Williams Coach Kevin App doesn’t have much to worry about–his team’s talent should carry the Ephs deep into the playoffs

Home Teams Sweep Weekend: Stock Report 2/22

Connor Green '16 played like a superstar with 29 points in Amherst's Quarterfinal victory on Saturday. (Courtesy of NESCAC.com)
Connor Green ’16 played like a superstar with 29 points in Amherst’s Quarterfinal victory on Saturday. (Courtesy of NESCAC.com)

What has appeared to be a pretty chaotic NESCAC season suddenly got a lot more clear when the top four teams all pulled out wins in the NESCAC quarterfinals. It wasn’t that clear cut, considering that Colby led Trinity for a good 30 minutes of their game and Bowdoin was down three points with under six minutes to play. Still, the top four teams won, and a big reason for that is the impact of home court advantage.

Trinity, Amherst, Tufts and Middlebury combined to go 18-2 in their NESCAC home games. And those two losses both came at the hands of a fellow top four team with the Bantams knocking off the Jumbos in Medford and Amherst beating Trinity in Hartford. The biggest upsets of the regular season all came on the road: Middlebury falling to Hamilton, Colby topping Amherst, and Bowdoin getting the best of Wesleyan (not that big of an upset in hindsight but still).

Winning on the road is hard, even when there aren’t big raucous crowds to deal with. Athletes are creatures of comfort, and whether it’s the ability to have the same pregame routine or the familiarity of shooting in your home gym, teams undoubtedly do better at home at this level. As an aside, this makes Wesleyan’s championship run last year with two road and one neutral site wins all the more impressive.

Stock Up

SG Matt St. Amour ’17 and PF Adisa Majors ’18 (Middlebury)

Pepin Gymnasium was ROCKING on Saturday, and these two were supplying a lot of the fuel for the crowd to feed off of. After two subpar shooting performances last weekend, St. Amour did not hesitate from long distance early scoring 19 points in the first half as the Panthers built a substantial lead. As he cooled off in the first half, Majors took over, scoring 16 enormous second half points. Eleven of those points came in the final 5:30 of the game. After Nathan Krill ’18 pulled Wesleyan to within five points at 68-63, Majors scored the next six points for the Panthers to get the lead back up to 74-65. The difference in play from Majors this season from last year when he was a seldom used backup has been incredible. The sophomore works his butt off, has a really nice touch around the rim, and is a great mid-range shooter.

Forward Connor Green ’16 (Amherst)

Green has OWNED the Polar Bears over the past two seasons. In four games against Bowdoin, he averaged 24.0 ppg. That includes a clunker in the NESCAC semifinals last year when he had just seven points on 3-14 shooting. That didn’t matter though as Amherst won that game easily 76-56. In the other three games, Green has been sizzling hot from deep, going 19-36 (52.8 percent) on what have been very high difficulty shots. On Saturday, Green finished with 29 points, four rebounds, three assists and no turnovers. His big performance helped Amherst overcome subpar games from Jayde Dawson ’18 and Jeff Racy ’17. I have no idea how Green is going to play next weekend: he could either shoot Amherst out of the tournament or carry them to a NESCAC title. Regardless, I think that Saturday reminded us that he is still Amherst’s best scorer, and it clinched Green’s spot on the All-NESCAC First Team.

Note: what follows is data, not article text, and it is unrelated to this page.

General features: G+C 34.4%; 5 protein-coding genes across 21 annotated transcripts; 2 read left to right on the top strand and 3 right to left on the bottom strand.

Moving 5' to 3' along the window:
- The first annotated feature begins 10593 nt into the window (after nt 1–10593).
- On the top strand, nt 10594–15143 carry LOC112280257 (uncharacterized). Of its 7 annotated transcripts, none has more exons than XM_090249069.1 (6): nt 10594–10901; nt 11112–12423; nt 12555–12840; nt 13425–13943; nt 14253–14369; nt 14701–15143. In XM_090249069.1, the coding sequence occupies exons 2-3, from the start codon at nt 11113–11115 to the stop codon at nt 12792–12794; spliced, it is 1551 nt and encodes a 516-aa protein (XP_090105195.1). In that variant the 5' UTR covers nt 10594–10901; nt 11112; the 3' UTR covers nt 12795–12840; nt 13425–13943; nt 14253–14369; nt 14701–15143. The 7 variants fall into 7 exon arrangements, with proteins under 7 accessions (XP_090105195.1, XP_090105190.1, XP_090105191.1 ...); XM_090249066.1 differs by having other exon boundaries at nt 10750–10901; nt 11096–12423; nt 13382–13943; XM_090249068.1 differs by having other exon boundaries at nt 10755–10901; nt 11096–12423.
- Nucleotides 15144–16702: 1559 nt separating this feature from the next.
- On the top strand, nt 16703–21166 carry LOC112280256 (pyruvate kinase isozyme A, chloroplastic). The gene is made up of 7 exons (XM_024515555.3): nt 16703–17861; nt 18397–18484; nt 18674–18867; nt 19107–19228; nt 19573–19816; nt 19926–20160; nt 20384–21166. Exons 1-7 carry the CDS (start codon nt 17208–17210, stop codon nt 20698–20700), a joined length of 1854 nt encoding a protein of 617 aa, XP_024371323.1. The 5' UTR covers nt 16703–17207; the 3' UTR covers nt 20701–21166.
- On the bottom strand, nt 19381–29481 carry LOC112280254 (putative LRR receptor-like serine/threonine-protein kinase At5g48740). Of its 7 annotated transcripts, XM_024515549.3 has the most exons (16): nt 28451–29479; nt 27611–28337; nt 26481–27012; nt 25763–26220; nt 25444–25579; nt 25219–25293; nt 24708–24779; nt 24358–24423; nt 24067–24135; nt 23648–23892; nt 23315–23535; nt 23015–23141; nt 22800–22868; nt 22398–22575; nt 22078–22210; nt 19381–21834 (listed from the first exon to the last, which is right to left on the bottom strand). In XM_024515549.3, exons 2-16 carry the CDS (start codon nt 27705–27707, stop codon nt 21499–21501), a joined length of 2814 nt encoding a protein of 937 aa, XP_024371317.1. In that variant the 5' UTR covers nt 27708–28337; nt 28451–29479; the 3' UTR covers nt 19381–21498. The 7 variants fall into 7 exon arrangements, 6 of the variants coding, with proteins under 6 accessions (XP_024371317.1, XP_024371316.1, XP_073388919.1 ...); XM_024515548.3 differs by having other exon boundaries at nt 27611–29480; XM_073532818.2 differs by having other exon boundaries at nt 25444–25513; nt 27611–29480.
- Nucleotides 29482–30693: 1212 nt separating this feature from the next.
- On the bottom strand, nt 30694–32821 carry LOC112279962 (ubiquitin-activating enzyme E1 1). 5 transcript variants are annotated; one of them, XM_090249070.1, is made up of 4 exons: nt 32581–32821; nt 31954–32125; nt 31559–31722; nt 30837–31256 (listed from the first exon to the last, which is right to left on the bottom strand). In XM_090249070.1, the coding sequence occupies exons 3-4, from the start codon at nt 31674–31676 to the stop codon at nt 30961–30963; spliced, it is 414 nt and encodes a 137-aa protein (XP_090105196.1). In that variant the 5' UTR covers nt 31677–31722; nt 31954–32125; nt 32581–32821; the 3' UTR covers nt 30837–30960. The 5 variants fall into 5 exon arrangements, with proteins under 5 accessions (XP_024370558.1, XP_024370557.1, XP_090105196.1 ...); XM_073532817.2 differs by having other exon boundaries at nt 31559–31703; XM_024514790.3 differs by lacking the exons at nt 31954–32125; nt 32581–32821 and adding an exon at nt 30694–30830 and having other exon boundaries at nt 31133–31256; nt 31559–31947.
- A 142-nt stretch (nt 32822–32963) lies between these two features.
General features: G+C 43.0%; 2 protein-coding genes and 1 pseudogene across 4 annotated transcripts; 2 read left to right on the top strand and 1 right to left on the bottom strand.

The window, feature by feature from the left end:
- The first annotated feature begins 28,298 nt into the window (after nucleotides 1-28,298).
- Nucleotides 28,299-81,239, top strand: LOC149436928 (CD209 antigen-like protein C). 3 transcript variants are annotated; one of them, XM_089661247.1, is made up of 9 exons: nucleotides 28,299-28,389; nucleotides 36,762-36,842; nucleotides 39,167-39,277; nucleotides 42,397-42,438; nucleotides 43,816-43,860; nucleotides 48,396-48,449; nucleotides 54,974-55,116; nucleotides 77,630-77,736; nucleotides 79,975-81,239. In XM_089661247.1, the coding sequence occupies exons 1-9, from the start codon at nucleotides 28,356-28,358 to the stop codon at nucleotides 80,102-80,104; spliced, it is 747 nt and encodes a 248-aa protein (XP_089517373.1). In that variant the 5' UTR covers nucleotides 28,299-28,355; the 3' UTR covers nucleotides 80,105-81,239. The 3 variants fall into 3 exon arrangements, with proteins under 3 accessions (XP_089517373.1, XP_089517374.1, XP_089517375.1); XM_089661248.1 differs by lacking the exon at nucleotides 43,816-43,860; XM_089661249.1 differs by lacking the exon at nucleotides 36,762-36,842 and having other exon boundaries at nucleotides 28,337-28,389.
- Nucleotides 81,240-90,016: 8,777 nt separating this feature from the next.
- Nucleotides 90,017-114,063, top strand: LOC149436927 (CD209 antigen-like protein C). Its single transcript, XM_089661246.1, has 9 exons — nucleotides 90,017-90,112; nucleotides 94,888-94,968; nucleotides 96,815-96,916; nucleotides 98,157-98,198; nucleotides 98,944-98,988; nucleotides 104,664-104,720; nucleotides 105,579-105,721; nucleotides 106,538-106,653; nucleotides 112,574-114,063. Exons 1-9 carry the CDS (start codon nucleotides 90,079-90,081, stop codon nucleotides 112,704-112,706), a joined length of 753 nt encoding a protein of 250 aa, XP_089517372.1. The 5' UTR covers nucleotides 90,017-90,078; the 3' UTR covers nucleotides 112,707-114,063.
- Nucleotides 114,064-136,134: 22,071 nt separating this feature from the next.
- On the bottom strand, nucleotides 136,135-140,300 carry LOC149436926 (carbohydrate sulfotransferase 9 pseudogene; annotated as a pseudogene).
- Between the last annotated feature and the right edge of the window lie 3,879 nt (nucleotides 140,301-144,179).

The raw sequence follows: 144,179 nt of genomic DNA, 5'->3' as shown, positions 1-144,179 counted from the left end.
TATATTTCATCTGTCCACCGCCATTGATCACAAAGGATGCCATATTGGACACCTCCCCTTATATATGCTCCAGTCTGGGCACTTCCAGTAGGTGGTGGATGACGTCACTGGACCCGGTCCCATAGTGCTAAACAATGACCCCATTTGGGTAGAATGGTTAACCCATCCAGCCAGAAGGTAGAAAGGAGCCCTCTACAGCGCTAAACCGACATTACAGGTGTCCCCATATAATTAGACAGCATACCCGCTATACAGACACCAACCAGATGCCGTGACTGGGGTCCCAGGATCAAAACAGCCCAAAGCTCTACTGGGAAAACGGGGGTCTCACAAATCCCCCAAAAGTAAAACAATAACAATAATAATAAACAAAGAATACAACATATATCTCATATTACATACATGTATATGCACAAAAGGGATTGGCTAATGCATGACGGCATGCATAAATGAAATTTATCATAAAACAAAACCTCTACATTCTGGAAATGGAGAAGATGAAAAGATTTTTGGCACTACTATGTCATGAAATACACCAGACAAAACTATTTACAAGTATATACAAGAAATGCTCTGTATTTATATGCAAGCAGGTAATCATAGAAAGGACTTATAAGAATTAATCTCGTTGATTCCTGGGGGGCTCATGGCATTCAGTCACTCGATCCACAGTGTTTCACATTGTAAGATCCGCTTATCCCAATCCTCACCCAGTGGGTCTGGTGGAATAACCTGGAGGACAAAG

Tufts’ Offensive Balance

It is no secret that the Jumbos work their offense through Tom Palleschi ’17, but the junior center is not capable of being the scoring threat that some of the perimeter scorers in the league can be. The offense for Tufts works because all five starters are capable of creating their own shot. And even though Palleschi doesn’t shoot threes very often, he is shooting 45.5 percent from three this season. That means that every Tufts starter is also capable of hitting the three. That puts a lot of strain on a defense. On Saturday, four of the five Jumbo starters were in double figures (the other, Ryan Spadaford ’16, had 8 points), and each of them made a three pointer to boot. The downside for Tufts is that their bench has become somewhat of a non-factor down the stretch. That starting five will have to carry them next weekend.

Stock Down

Wesleyan Cardinals

What a weird season for Wesleyan. They were great against an admittedly soft non-conference schedule to rip off an 11-game winning streak heading into the conference season. Then they started 1-3 in NESCAC before winning their next five games (all vs. NESCAC teams) at home. Would it surprise you if I told you the Cardinals losses in their final three games were all on the road? Wesleyan was #7 in the last regional rankings, and it’s extremely unlikely they get an at-large bid.

On Saturday the fight that Wesleyan possesses was clear even though they fell short. They got a big performance from Harry Rafferty ’17 to come back in the second half. The game looked to be over with just over a minute left and Middlebury holding a nine-point lead. Then BJ Davis ’16 and Jack Mackey ’16 hit two absolutely ridiculous threes to pull the lead back to five points. However, that was as close as Wesleyan would get. The season didn’t go quite as planned for the defending champions, but you have to admit that they went down fighting.

Williams Passing